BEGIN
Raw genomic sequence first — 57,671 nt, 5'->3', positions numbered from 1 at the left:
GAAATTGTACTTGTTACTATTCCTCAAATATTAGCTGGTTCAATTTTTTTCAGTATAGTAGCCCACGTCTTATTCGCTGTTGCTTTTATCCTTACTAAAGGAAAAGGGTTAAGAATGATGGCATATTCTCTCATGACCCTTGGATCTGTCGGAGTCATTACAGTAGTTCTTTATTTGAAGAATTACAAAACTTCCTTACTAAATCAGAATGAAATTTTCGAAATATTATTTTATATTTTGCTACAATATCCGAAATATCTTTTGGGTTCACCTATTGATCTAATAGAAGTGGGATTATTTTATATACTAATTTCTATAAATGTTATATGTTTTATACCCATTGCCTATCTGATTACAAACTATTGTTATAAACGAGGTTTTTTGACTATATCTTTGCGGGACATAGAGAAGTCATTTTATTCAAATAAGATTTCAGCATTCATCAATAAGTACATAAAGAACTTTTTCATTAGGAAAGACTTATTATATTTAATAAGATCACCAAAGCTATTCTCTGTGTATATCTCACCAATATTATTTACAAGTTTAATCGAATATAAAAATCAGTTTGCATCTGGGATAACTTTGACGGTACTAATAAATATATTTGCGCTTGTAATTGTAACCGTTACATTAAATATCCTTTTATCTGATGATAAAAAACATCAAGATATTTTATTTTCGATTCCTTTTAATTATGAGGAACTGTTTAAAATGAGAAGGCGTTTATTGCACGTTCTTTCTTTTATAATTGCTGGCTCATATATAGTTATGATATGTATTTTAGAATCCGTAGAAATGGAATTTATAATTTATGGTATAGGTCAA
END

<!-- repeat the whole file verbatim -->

Raw genomic sequence first — 57,671 nt, 5'->3', positions numbered from 1 at the left:
GAAATTGTACTTGTTACTATTCCTCAAATATTAGCTGGTTCAATTTTTTTCAGTATAGTAGCCCACGTCTTATTCGCTGTTGCTTTTATCCTTACTAAAGGAAAAGGGTTAAGAATGATGGCATATTCTCTCATGACCCTTGGATCTGTCGGAGTCATTACAGTAGTTCTTTATTTGAAGAATTACAAAACTTCCTTACTAAATCAGAATGAAATTTTCGAAATATTATTTTATATTTTGCTACAATATCCGAAATATCTTTTGGGTTCACCTATTGATCTAATAGAAGTGGGATTATTTTATATACTAATTTCTATAAATGTTATATGTTTTATACCCATTGCCTATCTGATTACAAACTATTGTTATAAACGAGGTTTTTTGACTATATCTTTGCGGGACATAGAGAAGTCATTTTATTCAAATAAGATTTCAGCATTCATCAATAAGTACATAAAGAACTTTTTCATTAGGAAAGACTTATTATATTTAATAAGATCACCAAAGCTATTCTCTGTGTATATCTCACCAATATTATTTACAAGTTTAATCGAATATAAAAATCAGTTTGCATCTGGGATAACTTTGACGGTACTAATAAATATATTTGCGCTTGTAATTGTAACCGTTACATTAAATATCCTTTTATCTGATGATAAAAAACATCAAGATATTTTATTTTCGATTCCTTTTAATTATGAGGAACTGTTTAAAATGAGAAGGCGTTTATTGCACGTTCTTTCTTTTATAATTGCTGGCTCATATATAGTTATGATATGTATTTTAGAATCCGTAGAAATGGAATTTATAATTTATGGTATAGGTCAA